In Eritrea, Joy and Ululation Precede Independence
| ASMERA, ETHIOPIA
IN a dirt courtyard here yesterday, 18 women in long dresses and cotton shawls danced in a circle, clapping their hands to the beat of a drum and filling the air with ululations, their traditional, high-pitched, wavering yells.
The women were just a few of the Eritreans jumping the gun on what is certain to be a national explosion of celebrations as Eritreans vote for independence in a three-day referendum starting today.
After 30 years of war against the Ethiopian Army, which was one of Africa's strongest, there is little doubt that Eritrea, a nation of about 3.5 million people and one of the poorest in the world, is on the verge of nationhood. The official date of independence is May 24, but most Eritreans will celebrate it next week. (Eritrean diaspora votes, Page 7.)
"This is a historic moment," said Isaias Afewerki, secretary-general of the Eritrean People's Liberation Front (EPLF), which won the war in May 1991.
Mr. Afewerki, wearing a green cardigan sweater and sport shirt as he met with reporters, is described by a Western diplomat as "very, very popular" among his people and not corrupt. He entered the room without the kind of pomp and ceremony most African leaders prefer.
While Afewerki was sedate in his replies to questions, the mood on the streets was one of jubilation.
"We need our freedom," says Tekeste Ghebrah, an 11-year veteran of the war, and now a driver.
Michael Ghezai, a returned Eritrean refugee, is excited about the referendum, in which he and the overwhelming majority of voters are likely to vote yes. "I can't express my happiness, even in my mother language," he says on one of the clean, tree-lined streets in this city - about to become a national capital.
While exuberant, Eritreans, including political leaders here, are also realistic about the economic and political challenges facing their new country. The biggest challenge? "In a word - the economy," says Cahsai Berhane, an Eritrean industrial consultant.
During the war Asmera, with its wide boulevards and Italian-style pink and yellow-colored brick homes, was the Ethiopian Army's last stronghold in Eritrea. The city was spared bombings and artillery attacks because the Ethiopian military in Asmera surrendered after other rebel groups in Ethiopia overthrew the government of Mengistu Haile-Mariam.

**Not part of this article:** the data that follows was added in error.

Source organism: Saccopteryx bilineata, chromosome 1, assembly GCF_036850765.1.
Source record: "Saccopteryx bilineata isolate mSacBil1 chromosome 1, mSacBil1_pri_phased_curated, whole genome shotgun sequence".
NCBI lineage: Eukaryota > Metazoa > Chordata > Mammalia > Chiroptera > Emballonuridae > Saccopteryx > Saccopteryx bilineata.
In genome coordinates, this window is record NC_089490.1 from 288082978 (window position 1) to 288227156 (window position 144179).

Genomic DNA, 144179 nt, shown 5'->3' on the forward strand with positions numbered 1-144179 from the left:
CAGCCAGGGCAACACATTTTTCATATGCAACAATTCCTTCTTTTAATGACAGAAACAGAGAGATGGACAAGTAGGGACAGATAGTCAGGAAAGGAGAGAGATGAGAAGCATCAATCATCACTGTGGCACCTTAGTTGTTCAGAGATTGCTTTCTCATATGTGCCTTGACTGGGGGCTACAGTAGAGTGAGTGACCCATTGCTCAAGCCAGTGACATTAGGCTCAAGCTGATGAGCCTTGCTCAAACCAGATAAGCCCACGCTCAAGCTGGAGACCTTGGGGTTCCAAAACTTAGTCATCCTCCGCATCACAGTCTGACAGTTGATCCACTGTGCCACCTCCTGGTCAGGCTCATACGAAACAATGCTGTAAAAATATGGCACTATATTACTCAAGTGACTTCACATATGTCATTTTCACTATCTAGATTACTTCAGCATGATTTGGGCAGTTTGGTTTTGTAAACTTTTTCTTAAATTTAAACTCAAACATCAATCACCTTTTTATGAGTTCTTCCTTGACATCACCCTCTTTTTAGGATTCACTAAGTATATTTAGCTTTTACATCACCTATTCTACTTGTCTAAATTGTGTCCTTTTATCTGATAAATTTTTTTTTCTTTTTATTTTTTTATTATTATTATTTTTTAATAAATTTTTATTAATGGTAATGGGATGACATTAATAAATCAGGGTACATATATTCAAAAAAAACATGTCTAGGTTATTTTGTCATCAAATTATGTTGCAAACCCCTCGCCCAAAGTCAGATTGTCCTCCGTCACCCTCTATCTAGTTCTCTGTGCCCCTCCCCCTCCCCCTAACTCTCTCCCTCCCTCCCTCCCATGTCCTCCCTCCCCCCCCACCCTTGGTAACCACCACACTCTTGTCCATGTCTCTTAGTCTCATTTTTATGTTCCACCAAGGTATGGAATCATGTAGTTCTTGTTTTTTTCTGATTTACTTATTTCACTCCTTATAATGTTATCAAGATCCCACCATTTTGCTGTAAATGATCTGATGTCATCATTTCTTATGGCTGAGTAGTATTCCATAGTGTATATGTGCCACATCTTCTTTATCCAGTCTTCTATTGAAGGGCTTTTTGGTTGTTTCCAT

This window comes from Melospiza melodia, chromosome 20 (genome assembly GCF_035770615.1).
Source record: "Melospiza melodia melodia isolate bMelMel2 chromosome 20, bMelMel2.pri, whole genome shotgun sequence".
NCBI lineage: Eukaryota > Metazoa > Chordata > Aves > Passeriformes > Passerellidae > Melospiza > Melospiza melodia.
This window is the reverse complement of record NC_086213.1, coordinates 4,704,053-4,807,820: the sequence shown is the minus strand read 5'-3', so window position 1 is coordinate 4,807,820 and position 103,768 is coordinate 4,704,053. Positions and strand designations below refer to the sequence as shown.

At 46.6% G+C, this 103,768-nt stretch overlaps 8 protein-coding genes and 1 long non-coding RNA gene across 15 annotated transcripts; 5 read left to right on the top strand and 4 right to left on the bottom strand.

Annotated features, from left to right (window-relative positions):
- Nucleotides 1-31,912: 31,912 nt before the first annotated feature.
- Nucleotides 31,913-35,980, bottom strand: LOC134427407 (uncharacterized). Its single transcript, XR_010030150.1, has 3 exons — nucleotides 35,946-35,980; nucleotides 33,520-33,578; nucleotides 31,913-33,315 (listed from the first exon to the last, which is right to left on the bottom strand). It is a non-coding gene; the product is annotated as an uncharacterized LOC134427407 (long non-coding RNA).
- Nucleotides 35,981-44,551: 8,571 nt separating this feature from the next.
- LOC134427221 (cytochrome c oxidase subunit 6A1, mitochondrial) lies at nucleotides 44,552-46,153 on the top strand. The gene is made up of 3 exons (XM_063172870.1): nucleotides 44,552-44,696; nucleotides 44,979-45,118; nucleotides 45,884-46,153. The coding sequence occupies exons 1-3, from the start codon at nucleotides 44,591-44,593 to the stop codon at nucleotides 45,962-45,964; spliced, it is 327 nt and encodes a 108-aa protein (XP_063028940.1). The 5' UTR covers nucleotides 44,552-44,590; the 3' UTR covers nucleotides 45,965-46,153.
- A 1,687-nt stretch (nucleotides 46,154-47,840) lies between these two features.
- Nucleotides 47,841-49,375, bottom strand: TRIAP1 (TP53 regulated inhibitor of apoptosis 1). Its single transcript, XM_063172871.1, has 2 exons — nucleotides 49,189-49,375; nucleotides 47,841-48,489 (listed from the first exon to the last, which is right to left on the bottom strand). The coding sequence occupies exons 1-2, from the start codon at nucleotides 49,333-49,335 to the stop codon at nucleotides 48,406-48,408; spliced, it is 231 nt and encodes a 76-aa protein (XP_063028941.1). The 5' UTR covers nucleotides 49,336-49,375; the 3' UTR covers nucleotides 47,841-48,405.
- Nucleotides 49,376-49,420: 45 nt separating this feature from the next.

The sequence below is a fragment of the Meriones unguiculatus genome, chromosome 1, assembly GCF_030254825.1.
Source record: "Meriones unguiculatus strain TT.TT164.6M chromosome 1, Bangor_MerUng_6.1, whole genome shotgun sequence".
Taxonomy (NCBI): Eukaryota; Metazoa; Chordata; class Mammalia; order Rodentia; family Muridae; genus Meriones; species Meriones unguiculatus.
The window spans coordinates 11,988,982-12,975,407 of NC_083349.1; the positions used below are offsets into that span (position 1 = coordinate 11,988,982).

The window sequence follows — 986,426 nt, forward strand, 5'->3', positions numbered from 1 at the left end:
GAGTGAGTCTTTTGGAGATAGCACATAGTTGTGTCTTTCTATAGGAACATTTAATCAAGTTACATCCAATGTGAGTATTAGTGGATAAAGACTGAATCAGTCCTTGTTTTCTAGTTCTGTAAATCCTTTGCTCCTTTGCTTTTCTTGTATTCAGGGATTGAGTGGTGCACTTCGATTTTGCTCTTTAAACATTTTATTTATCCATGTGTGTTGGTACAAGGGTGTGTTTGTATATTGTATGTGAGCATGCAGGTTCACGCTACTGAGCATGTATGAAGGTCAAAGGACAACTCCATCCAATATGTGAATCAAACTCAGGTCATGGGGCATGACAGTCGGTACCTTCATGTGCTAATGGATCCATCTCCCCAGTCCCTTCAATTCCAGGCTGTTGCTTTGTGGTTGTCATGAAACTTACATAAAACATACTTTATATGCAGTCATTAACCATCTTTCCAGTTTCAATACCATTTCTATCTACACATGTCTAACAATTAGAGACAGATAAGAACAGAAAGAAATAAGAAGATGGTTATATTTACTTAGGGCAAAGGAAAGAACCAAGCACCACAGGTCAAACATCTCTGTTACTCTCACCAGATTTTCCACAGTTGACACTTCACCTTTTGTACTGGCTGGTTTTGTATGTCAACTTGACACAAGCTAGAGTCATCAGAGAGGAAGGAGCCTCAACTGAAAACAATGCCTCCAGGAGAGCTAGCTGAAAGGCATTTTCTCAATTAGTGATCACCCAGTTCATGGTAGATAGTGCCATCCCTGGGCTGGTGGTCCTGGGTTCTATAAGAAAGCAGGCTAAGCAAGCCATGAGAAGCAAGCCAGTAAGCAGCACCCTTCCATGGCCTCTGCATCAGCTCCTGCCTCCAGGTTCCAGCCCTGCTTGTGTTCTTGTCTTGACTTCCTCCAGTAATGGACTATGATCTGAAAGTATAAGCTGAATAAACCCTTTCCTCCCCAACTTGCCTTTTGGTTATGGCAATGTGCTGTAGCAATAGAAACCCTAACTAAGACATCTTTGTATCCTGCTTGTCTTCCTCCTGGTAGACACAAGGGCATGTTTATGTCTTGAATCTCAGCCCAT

But the port town of Massawa, like most other key towns and scores of villages, is still heavily damaged, and the road network is in terrible condition.
Tens of thousands died in the war - on both sides. More than 750,000 Eritreans who fled the terrors of the war still live outside the country as refugees, because of the lack of homes, jobs, and basic services in Eritrea.
"There's a big agenda" for independent Eritrea, says Roy Pateman, a professor of political science at the University of California at Los Angeles.
"Many of the brightest people were killed or mutilated, or emigrated," says Professor Pateman, author of a book on Eritrea. He cites the need to develop a court system and encourage the expansion of private institutions, such as churches and human rights groups. Eritrea's only human rights office was recently closed with no explanation except that laws on the organization of such groups were being prepared.
Eritrea also faces political challenges. The Afar, a minority ethnic group living in southern Eritrea as well as parts of Ethiopia and Djibouti, say they want their own homeland someday.
In neighboring Ethiopia, many people are upset with the vote. Several students at an anti-referendum march in January were killed by Ethiopian security forces. Though Ethiopia and Eritrea seek good relations, discontent over the referendum could pose political problems within Ethiopia, causing instability on Eritrea's border.
"People have sacrificed their lives for years - for generations - to ensure the unity of Ethiopia," an independent Ethiopian journalist said this week, in the Ethiopian capital, Addis Ababa.
Fundamentalist Muslim groups operating mostly out of neighboring Sudan could also pose a destabilizing threat. Eritrea is a mixture of moderate Muslims and Christians, with some animists.
Muslims hold several key posts in the transitional government. But some supporters of the mostly Muslim Eritrean Liberation Front, which earlier unsuccessfully fought the EPLF, may still be disgruntled.
Western and Eritrean analysts point out that the long war has forged a unity among the majority of Eritrean Muslims, Christians, and different ethnic groups that is unusual in Africa today.
"The war has made Eritrea cohesive," the Western diplomat says.
"Working together, fighting together, dying together create a spiritual unity," Afewerki says. "We feel we are one."
Afewerki, the EPLF leader, says Eritrea will likely have non-party elections to a national assembly within "a couple of years." He said the country would eventually have multiparty elections, but probably not within the next five years.